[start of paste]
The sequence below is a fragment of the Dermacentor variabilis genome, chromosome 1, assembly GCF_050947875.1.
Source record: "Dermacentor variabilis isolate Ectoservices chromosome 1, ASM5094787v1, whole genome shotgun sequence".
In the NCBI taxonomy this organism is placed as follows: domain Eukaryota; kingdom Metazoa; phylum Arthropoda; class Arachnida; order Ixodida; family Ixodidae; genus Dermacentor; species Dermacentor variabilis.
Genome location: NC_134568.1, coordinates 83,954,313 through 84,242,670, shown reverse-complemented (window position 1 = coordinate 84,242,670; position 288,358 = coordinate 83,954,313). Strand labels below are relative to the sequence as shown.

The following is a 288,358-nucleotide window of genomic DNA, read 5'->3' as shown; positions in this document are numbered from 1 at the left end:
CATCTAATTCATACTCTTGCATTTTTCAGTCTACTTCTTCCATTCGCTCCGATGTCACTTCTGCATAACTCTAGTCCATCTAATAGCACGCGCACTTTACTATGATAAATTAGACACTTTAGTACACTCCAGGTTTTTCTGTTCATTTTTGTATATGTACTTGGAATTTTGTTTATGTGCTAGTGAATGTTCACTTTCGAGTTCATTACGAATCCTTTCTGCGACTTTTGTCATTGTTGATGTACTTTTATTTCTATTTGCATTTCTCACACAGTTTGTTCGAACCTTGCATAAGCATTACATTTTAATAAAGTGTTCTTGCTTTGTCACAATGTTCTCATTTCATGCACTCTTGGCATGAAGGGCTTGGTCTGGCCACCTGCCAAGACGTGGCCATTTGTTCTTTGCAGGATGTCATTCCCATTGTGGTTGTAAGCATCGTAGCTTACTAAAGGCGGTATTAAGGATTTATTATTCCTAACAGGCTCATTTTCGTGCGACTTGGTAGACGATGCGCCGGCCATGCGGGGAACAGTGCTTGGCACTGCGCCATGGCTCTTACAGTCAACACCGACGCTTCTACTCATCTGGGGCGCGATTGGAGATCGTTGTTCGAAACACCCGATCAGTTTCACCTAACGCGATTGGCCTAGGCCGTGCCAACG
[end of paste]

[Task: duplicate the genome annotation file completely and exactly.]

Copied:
The sequence below is a fragment of the Dermacentor variabilis genome, chromosome 1, assembly GCF_050947875.1.
Source record: "Dermacentor variabilis isolate Ectoservices chromosome 1, ASM5094787v1, whole genome shotgun sequence".
In the NCBI taxonomy this organism is placed as follows: domain Eukaryota; kingdom Metazoa; phylum Arthropoda; class Arachnida; order Ixodida; family Ixodidae; genus Dermacentor; species Dermacentor variabilis.
Genome location: NC_134568.1, coordinates 83,954,313 through 84,242,670, shown reverse-complemented (window position 1 = coordinate 84,242,670; position 288,358 = coordinate 83,954,313). Strand labels below are relative to the sequence as shown.

The following is a 288,358-nucleotide window of genomic DNA, read 5'->3' as shown; positions in this document are numbered from 1 at the left end:
CATCTAATTCATACTCTTGCATTTTTCAGTCTACTTCTTCCATTCGCTCCGATGTCACTTCTGCATAACTCTAGTCCATCTAATAGCACGCGCACTTTACTATGATAAATTAGACACTTTAGTACACTCCAGGTTTTTCTGTTCATTTTTGTATATGTACTTGGAATTTTGTTTATGTGCTAGTGAATGTTCACTTTCGAGTTCATTACGAATCCTTTCTGCGACTTTTGTCATTGTTGATGTACTTTTATTTCTATTTGCATTTCTCACACAGTTTGTTCGAACCTTGCATAAGCATTACATTTTAATAAAGTGTTCTTGCTTTGTCACAATGTTCTCATTTCATGCACTCTTGGCATGAAGGGCTTGGTCTGGCCACCTGCCAAGACGTGGCCATTTGTTCTTTGCAGGATGTCATTCCCATTGTGGTTGTAAGCATCGTAGCTTACTAAAGGCGGTATTAAGGATTTATTATTCCTAACAGGCTCATTTTCGTGCGACTTGGTAGACGATGCGCCGGCCATGCGGGGAACAGTGCTTGGCACTGCGCCATGGCTCTTACAGTCAACACCGACGCTTCTACTCATCTGGGGCGCGATTGGAGATCGTTGTTCGAAACACCCGATCAGTTTCACCTAACGCGATTGGCCTAGGCCGTGCCAACG